12 comments sorted by best / new / date

    HZ's stock are passive... but schecter made them active. The difference between passive and active is the power source. Passive pickups acquire their power from the amplifier through the patch cable. Active pickups have a separate power source within the instrument via battery. The Schecter studio series and elite series have the same pickups and each use a battery source making the pickups active... read about the bass homes... i have one and i use 9 volt batteries
    Ne0Assass1n wrote: Comes stock with a pair of EMG HZ active pickups. HZs are passive
    I have this bass and like it. I wish I could've gotten a Warwick instead but Im happy.
    I did work experiance at a music store, I played every bass they had and I found this one was the best. Pity I don't have any money cause I could really see myself buying on of these.
    I had two Stiletto Elite-5s before the Studio-5. I loved the fit and finish on the Elites (Honey Burst and Black Cherry) but find the Studio to have a great look. But the big advantage is the added tonal felxibility. Very fine bass by any criteria and a truly great bass for the money.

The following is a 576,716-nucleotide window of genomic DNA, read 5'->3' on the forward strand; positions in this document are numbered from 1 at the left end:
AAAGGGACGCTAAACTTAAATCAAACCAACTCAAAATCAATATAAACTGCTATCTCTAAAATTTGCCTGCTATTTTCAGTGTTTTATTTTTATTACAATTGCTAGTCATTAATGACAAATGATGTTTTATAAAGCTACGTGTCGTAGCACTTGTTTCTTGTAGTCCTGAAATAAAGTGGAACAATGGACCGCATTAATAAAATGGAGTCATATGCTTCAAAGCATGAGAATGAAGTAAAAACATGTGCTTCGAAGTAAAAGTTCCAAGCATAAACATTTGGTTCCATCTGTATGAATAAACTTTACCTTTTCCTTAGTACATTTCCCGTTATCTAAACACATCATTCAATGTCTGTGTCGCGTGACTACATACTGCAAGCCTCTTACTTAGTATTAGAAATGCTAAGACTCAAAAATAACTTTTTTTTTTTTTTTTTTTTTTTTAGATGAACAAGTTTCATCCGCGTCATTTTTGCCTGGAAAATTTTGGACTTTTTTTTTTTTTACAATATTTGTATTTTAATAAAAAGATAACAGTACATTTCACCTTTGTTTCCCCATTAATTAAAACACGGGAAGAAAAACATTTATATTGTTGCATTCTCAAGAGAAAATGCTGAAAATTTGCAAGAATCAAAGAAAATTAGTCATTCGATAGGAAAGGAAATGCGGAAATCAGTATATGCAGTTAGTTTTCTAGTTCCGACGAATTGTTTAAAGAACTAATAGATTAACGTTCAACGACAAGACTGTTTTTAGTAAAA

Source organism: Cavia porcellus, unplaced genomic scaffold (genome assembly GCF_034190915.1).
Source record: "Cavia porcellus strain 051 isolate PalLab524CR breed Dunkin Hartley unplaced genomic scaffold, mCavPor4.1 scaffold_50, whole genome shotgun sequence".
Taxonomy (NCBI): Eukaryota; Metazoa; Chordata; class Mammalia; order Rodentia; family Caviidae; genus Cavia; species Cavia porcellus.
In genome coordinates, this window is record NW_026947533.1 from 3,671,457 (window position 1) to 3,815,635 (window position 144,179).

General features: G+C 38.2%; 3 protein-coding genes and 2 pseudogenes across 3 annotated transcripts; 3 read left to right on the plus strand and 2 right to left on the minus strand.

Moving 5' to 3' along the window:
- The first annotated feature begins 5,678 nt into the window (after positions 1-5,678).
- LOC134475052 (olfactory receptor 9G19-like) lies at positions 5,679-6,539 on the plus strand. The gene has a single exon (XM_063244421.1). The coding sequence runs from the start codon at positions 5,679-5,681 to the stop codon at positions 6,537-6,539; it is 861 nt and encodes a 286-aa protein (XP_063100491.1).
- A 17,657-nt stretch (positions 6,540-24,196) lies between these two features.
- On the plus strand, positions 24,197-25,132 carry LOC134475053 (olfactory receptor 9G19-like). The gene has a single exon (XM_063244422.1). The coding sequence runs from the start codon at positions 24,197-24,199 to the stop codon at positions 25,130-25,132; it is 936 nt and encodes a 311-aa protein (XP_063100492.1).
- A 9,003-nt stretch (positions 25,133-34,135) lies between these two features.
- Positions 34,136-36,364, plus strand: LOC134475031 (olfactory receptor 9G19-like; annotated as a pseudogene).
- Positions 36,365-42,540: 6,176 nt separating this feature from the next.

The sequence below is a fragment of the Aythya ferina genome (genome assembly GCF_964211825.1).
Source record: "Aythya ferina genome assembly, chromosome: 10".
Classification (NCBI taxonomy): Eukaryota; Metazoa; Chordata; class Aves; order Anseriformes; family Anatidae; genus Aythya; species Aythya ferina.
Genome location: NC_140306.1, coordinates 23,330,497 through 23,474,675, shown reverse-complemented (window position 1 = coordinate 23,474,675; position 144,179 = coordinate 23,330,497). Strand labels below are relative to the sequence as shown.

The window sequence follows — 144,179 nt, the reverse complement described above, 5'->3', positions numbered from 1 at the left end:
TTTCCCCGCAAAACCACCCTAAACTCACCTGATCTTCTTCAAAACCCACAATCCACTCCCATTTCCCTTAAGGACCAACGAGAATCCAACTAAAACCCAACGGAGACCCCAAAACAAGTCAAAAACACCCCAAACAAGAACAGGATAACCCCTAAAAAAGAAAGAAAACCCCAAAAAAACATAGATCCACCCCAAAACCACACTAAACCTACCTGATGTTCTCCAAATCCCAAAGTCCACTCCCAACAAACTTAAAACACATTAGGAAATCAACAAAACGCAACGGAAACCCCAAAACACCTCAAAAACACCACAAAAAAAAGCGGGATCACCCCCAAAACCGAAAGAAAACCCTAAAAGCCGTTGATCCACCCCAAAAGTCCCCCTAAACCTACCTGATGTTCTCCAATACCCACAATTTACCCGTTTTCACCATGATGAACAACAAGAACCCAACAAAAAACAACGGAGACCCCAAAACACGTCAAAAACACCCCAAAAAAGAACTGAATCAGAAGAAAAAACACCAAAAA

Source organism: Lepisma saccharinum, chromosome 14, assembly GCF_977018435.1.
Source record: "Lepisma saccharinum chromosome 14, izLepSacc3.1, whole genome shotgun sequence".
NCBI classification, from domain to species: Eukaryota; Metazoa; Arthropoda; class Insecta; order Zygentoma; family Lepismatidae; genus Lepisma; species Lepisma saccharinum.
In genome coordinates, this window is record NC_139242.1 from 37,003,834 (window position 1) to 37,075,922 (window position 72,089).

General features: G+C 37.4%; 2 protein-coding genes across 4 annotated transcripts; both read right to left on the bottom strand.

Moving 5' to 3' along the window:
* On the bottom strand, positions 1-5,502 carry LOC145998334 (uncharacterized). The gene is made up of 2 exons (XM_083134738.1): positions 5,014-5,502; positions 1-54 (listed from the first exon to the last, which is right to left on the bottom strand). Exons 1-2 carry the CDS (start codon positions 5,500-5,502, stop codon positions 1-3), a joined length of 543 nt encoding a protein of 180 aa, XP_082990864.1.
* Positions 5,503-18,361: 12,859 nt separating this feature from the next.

I've been wanting to make a permanent switch to a five string for a while now, and up until this week I just couldn't find a replacement for my current mainstay (custom Fender P-bass). I played a used studio-5 for the first time and to be honest I was only interested in the price $480.00 but after plugging it in and playing it, I was convinced. I've noticed that the reviews for this bass always mention how poorly they played out of the factory, I guess mine was well taken care of by the previous owner. I was actually able to lower the action even farther with only a minor truss adjustment and now its like silk and the B is tight and responsive. My favorite thing about it is how balanced this bass is. I wear it so that the top of the body is at my waist (kind of low) and I can still play any any where on the neck and not feel any tension in my wrist or added stress on my shoulder. It's like it's on a stand. Can't wait for the next rehearsal to really check out the Eq's possibilities. For the price it truly is the best bass I've ever owned.
    I own a 6 string version of this... Couldn't have picked a better choice! Love the sound, feel... and the looks of course! It looks badass in STBS
    slapthebass11 wrote: The difference between passive and active is the power source. Passive pickups acquire their power from the amplifier through the patch cable. Active pickups have a separate power source within the instrument via battery.
    Passive pickups are not powered by the amplifier...technically they are powered only by the vibration of the strings themselves. The magnets in the passive pickups generate small levels of voltage based on the string vibration and transmit that to the amp as a signal. Active pickups usually have smaller magnet but transmit a stronger signal due to a built-in pre-amp driven by a 9V battery.